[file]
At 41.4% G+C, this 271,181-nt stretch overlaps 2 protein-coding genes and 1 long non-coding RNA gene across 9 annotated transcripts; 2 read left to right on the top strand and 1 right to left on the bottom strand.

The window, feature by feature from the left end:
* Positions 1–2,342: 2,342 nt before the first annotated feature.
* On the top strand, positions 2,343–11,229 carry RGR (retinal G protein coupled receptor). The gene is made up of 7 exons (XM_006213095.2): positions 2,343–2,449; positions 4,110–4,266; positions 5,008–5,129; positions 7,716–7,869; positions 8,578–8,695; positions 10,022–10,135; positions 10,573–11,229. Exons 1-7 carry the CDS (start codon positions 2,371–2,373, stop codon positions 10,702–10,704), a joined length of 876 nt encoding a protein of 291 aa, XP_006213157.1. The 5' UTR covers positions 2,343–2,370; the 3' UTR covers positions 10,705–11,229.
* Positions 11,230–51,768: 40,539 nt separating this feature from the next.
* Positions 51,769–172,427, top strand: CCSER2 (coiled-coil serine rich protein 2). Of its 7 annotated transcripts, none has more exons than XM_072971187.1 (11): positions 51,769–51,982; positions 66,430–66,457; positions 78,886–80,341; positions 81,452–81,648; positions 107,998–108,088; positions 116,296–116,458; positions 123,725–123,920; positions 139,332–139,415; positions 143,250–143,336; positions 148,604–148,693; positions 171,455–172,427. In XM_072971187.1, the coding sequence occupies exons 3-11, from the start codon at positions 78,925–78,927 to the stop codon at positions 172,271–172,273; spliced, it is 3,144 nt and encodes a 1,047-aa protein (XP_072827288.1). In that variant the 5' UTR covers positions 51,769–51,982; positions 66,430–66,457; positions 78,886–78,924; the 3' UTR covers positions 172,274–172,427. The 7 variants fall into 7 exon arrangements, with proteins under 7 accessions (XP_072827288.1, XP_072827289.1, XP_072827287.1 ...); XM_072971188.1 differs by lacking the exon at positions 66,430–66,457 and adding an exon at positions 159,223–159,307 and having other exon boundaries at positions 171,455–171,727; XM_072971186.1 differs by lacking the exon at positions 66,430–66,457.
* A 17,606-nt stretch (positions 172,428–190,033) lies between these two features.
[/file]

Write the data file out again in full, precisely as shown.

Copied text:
At 41.4% G+C, this 271,181-nt stretch overlaps 2 protein-coding genes and 1 long non-coding RNA gene across 9 annotated transcripts; 2 read left to right on the top strand and 1 right to left on the bottom strand.

The window, feature by feature from the left end:
* Positions 1–2,342: 2,342 nt before the first annotated feature.
* On the top strand, positions 2,343–11,229 carry RGR (retinal G protein coupled receptor). The gene is made up of 7 exons (XM_006213095.2): positions 2,343–2,449; positions 4,110–4,266; positions 5,008–5,129; positions 7,716–7,869; positions 8,578–8,695; positions 10,022–10,135; positions 10,573–11,229. Exons 1-7 carry the CDS (start codon positions 2,371–2,373, stop codon positions 10,702–10,704), a joined length of 876 nt encoding a protein of 291 aa, XP_006213157.1. The 5' UTR covers positions 2,343–2,370; the 3' UTR covers positions 10,705–11,229.
* Positions 11,230–51,768: 40,539 nt separating this feature from the next.
* Positions 51,769–172,427, top strand: CCSER2 (coiled-coil serine rich protein 2). Of its 7 annotated transcripts, none has more exons than XM_072971187.1 (11): positions 51,769–51,982; positions 66,430–66,457; positions 78,886–80,341; positions 81,452–81,648; positions 107,998–108,088; positions 116,296–116,458; positions 123,725–123,920; positions 139,332–139,415; positions 143,250–143,336; positions 148,604–148,693; positions 171,455–172,427. In XM_072971187.1, the coding sequence occupies exons 3-11, from the start codon at positions 78,925–78,927 to the stop codon at positions 172,271–172,273; spliced, it is 3,144 nt and encodes a 1,047-aa protein (XP_072827288.1). In that variant the 5' UTR covers positions 51,769–51,982; positions 66,430–66,457; positions 78,886–78,924; the 3' UTR covers positions 172,274–172,427. The 7 variants fall into 7 exon arrangements, with proteins under 7 accessions (XP_072827288.1, XP_072827289.1, XP_072827287.1 ...); XM_072971188.1 differs by lacking the exon at positions 66,430–66,457 and adding an exon at positions 159,223–159,307 and having other exon boundaries at positions 171,455–171,727; XM_072971186.1 differs by lacking the exon at positions 66,430–66,457.
* A 17,606-nt stretch (positions 172,428–190,033) lies between these two features.